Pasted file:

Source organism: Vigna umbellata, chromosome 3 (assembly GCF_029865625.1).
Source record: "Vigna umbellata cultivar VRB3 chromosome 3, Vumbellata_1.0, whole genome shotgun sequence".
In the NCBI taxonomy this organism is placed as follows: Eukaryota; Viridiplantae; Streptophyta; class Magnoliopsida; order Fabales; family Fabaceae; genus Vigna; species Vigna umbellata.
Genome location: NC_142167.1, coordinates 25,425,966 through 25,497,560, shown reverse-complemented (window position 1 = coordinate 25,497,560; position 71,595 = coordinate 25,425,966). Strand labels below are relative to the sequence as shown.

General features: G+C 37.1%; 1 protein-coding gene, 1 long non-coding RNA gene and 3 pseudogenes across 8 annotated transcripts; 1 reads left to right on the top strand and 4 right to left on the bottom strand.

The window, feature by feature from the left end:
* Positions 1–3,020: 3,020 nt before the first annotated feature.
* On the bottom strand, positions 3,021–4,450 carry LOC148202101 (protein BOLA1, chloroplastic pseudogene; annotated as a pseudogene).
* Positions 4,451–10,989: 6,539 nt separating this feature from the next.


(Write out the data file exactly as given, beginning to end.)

Source organism: Vigna umbellata, chromosome 3 (assembly GCF_029865625.1).
Source record: "Vigna umbellata cultivar VRB3 chromosome 3, Vumbellata_1.0, whole genome shotgun sequence".
In the NCBI taxonomy this organism is placed as follows: Eukaryota; Viridiplantae; Streptophyta; class Magnoliopsida; order Fabales; family Fabaceae; genus Vigna; species Vigna umbellata.
Genome location: NC_142167.1, coordinates 25,425,966 through 25,497,560, shown reverse-complemented (window position 1 = coordinate 25,497,560; position 71,595 = coordinate 25,425,966). Strand labels below are relative to the sequence as shown.

General features: G+C 37.1%; 1 protein-coding gene, 1 long non-coding RNA gene and 3 pseudogenes across 8 annotated transcripts; 1 reads left to right on the top strand and 4 right to left on the bottom strand.

The window, feature by feature from the left end:
* Positions 1–3,020: 3,020 nt before the first annotated feature.
* On the bottom strand, positions 3,021–4,450 carry LOC148202101 (protein BOLA1, chloroplastic pseudogene; annotated as a pseudogene).
* Positions 4,451–10,989: 6,539 nt separating this feature from the next.